Cai Yong 蔡邕 and his colleagues, eager to produce an authoritative version of the classical canon, persuaded Emperor Ling 靈 of Eastern Han to commission an edition literally engraved in stone. Production of the resulting Xiping stone Classics (Xiping shijing 熹平石經) began in 175 CE, during the Xiping era (hence the name). The stone Classics comprised forty-six steles, each more than eight feet high and three feet wide, on which were engraved a set of seven classical texts, more than 200,000 characters in all. The steles were erected outside the dynastic academy in Luoyang.
They were broken or destroyed during the fighting at the end of the Han and only fragments now survive. The image on the cover is a rubbing of one such fragment. It was made during the Republican era from a stone held at the National Beiping Library (now the National Library of China). It appears to be a passage from a postface to the entire Classics. Among other things, the fragment is interesting because it corroborates the involvement of the eunuch Li Xun 李巡 in the conception and execution of the stone Classics project. HJAS thanks the Harvard-Yenching Library for permission to reproduce the image. The Journal also sincerely thanks Professor Michael Hunter of Yale University for his generous guidance in interpreting the significance of the rubbing.
In Memoriam, Timothy Conner, 1942–2015
The Music Teacher
The Professionalization of Singing and the Development of Erotic Vocal Style During Late Ming China
I focus on the professional singing teacher as a new social identity during the late Ming, particularly their social transformation from anonymous grifters to meaningful names in the elite singing culture of kunqu. A close, intertextual reading of different versions of Wei Liangfu’s (fl. 16th century) singing thesis, Nanci yinzheng—combined with historical, fictional, dramatic, and poetic accounts of musical performance given by professional singing masters and their courtesan students—reveals how the professionalization of teaching music resulted in the low rate of musical literacy among commoner-singers and the renowned erotic vocal style of the late Ming. In this process, moral critique, sensual pleasure, and technical criticism were more closely intertwined than has been generally believed.
The Boy Who Lived
The Transfigurations of Chigo in the Medieval Japanese Short Story Ashibiki
This article casts new light on the fifteenth-century “acolyte tale” Ashibiki (The mountain) as well as on the genre as a whole. In an archetypal acolyte tale, the protagonist (chigo)—often an avatar of a bodhisattva—dies a tragic death, awakening his surviving lover, a monk, to the emptiness of carnal desire. Perhaps due to the adversities the chigo endures in Ashibiki, previous scholarship has likened this tale to the archetype, although Ashibiki makes a stark contrast within the genre. By employing the “stepchild story” as a framework for re-interpretation, I argue that Ashibiki is a triumph story of a stepchild who is initiated into adulthood by surviving numerous hardships. Furthermore, based on careful analyses of several acolyte tales, this article challenges prevalent assumptions that chigo-monk relationships were inherently exploitative and acolyte tales were created for legitimating the institutional sexual abuse of adolescent boys.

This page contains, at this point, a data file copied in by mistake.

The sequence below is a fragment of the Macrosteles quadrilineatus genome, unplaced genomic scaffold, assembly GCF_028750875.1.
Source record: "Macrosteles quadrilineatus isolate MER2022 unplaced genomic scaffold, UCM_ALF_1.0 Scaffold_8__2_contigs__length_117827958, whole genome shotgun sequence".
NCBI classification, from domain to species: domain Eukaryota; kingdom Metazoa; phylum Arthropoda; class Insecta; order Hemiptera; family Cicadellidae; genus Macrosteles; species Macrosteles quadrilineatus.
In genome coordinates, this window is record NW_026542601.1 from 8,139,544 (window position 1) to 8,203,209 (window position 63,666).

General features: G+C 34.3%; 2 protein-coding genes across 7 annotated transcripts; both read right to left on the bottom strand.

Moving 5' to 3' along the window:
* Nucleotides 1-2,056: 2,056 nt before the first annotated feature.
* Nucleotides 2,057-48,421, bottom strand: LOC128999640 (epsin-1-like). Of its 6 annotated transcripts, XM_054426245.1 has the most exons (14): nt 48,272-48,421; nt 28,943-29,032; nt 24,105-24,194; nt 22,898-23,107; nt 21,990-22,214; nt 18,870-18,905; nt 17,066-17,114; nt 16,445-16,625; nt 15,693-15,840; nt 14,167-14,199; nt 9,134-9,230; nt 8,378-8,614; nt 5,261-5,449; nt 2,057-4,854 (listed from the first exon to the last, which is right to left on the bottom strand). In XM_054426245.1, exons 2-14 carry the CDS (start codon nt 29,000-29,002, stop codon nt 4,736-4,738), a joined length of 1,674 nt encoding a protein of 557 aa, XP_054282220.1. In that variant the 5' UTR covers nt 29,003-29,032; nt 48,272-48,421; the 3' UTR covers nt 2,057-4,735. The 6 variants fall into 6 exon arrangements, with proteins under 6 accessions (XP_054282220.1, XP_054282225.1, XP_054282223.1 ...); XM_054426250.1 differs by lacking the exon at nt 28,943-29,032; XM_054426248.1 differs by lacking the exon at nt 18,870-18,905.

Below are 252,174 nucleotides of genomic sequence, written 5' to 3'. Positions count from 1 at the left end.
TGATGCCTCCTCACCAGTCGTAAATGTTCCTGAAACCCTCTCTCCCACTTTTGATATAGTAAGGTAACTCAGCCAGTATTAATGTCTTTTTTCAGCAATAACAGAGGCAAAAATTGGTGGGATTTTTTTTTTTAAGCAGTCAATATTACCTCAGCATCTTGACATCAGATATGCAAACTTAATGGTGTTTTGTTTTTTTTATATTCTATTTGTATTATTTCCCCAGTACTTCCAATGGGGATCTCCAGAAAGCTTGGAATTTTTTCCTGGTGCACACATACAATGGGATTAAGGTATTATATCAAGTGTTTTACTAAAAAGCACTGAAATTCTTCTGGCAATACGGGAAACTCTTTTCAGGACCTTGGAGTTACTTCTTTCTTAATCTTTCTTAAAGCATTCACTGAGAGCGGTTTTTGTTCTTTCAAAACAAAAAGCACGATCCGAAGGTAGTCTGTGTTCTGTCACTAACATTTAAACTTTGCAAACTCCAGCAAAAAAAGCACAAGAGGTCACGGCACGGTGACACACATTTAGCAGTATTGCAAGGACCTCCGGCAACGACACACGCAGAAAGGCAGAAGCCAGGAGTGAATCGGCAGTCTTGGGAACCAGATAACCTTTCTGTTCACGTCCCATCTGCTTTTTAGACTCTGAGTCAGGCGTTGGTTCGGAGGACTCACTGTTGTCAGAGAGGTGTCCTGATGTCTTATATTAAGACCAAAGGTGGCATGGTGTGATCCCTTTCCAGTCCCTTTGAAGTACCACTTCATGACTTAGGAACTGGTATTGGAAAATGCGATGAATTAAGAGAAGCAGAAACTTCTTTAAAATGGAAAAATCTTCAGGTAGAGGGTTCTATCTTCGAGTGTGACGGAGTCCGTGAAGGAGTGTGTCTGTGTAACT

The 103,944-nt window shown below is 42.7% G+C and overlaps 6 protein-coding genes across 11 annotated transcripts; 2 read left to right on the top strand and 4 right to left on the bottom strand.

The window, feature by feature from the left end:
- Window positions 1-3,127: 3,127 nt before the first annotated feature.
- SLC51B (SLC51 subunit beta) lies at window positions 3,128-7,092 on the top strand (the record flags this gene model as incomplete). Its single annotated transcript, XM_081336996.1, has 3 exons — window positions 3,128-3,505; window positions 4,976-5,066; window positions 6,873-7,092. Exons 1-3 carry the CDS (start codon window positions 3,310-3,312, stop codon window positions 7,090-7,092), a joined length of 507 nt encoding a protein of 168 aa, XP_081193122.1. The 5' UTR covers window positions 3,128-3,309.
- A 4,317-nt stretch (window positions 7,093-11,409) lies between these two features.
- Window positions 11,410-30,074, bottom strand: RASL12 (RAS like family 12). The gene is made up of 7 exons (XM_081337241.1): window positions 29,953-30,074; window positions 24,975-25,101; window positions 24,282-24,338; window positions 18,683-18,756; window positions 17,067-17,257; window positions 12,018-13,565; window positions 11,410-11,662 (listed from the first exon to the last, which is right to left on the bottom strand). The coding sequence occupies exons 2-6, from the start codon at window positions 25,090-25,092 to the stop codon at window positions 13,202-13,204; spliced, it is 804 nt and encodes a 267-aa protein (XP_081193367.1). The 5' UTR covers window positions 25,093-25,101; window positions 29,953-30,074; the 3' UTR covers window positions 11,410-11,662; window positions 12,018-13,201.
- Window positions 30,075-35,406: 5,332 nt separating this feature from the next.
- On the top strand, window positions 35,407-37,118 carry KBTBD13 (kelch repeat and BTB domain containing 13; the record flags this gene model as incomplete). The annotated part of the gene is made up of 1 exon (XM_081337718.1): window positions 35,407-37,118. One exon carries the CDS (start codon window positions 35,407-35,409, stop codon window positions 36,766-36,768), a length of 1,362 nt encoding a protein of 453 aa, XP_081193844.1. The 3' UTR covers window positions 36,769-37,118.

Unearthed Documents and the Question of the Oral versus Written Nature of the Classic of Poetry
Prominent Western scholars have proposed that the Shijing was produced in a largely oral context and that writing played little role in the creation and subsequent transmission of the poems. Recent discoveries of several manuscripts of and about these poems call into question this view. I examine these recently published manuscripts as well as other types of paleographic evidence to show that writing played a crucial role in each of the three phases of the Classic of Poetry’s early history: its redaction during the Han dynasty, its transmission over the course of the Eastern Zhou period, and the original creation of at least some of the poems during the Western Zhou dynasty. I do not claim that oral influences played no role in the creation, transmission, and redaction of the text, but I do suggest that these influences have been overemphasized in recent Western scholarship.
On a Han-era Postface (Xu 序) to the Documents
Qu Wanli once wrote, “Of all the Classics, the Documents is the most difficult to put in good order.” In an attempt to untangle the complex, often contradictory statements about that text found in pre-Han, Han, and immediately post Han sources, this article takes on a seemingly minor part of the larger puzzle requiring resolution: did there exist during pre-Han and Han times a preface/postface (xu 序) to a 100-pian Documents, representing a compilation by Kongzi (Confucius) himself that passed down uninterruptedly for centuries within the Kong family? Clearly, if such a work existed, it would have served as a supremely authoritative guide for how to read the classic, and hence a reliable witness to the entire history of the distant Chinese past with its many sage-kings and worthy ministers. Contra much recent scholarship devoted to the so-called 100-pian xu, this article adopts the view that no such genuinely early xu existed for the Documents.